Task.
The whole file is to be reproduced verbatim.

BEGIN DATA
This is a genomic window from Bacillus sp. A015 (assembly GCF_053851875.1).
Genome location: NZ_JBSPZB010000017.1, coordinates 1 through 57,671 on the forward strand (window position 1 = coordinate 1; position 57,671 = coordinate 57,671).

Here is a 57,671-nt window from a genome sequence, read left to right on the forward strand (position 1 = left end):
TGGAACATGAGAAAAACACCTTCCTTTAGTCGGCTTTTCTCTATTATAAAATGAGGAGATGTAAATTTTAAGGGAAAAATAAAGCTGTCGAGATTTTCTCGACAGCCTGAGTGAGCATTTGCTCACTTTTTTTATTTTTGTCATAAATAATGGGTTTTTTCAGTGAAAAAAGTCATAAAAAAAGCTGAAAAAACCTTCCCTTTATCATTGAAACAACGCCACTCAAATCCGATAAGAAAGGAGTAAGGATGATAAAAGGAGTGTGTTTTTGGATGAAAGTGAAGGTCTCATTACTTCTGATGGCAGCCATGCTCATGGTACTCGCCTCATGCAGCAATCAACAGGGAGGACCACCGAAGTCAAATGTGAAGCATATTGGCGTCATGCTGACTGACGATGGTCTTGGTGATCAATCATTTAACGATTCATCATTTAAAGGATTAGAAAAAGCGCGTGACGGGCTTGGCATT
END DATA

This is a genomic window from Bacillus sp. A015 (assembly GCF_053851875.1).
Genome location: NZ_JBSPZB010000017.1, coordinates 1 through 57,671 on the forward strand (window position 1 = coordinate 1; position 57,671 = coordinate 57,671).

Here is a 57,671-nt window from a genome sequence, read left to right on the forward strand (position 1 = left end):
TGGAACATGAGAAAAACACCTTCCTTTAGTCGGCTTTTCTCTATTATAAAATGAGGAGATGTAAATTTTAAGGGAAAAATAAAGCTGTCGAGATTTTCTCGACAGCCTGAGTGAGCATTTGCTCACTTTTTTTATTTTTGTCATAAATAATGGGTTTTTTCAGTGAAAAAAGTCATAAAAAAAGCTGAAAAAACCTTCCCTTTATCATTGAAACAACGCCACTCAAATCCGATAAGAAAGGAGTAAGGATGATAAAAGGAGTGTGTTTTTGGATGAAAGTGAAGGTCTCATTACTTCTGATGGCAGCCATGCTCATGGTACTCGCCTCATGCAGCAATCAACAGGGAGGACCACCGAAGTCAAATGTGAAGCATATTGGCGTCATGCTGACTGACGATGGTCTTGGTGATCAATCATTTAACGATTCATCATTTAAAGGATTAGAAAAAGCGCGTGACGGGCTTGGCATT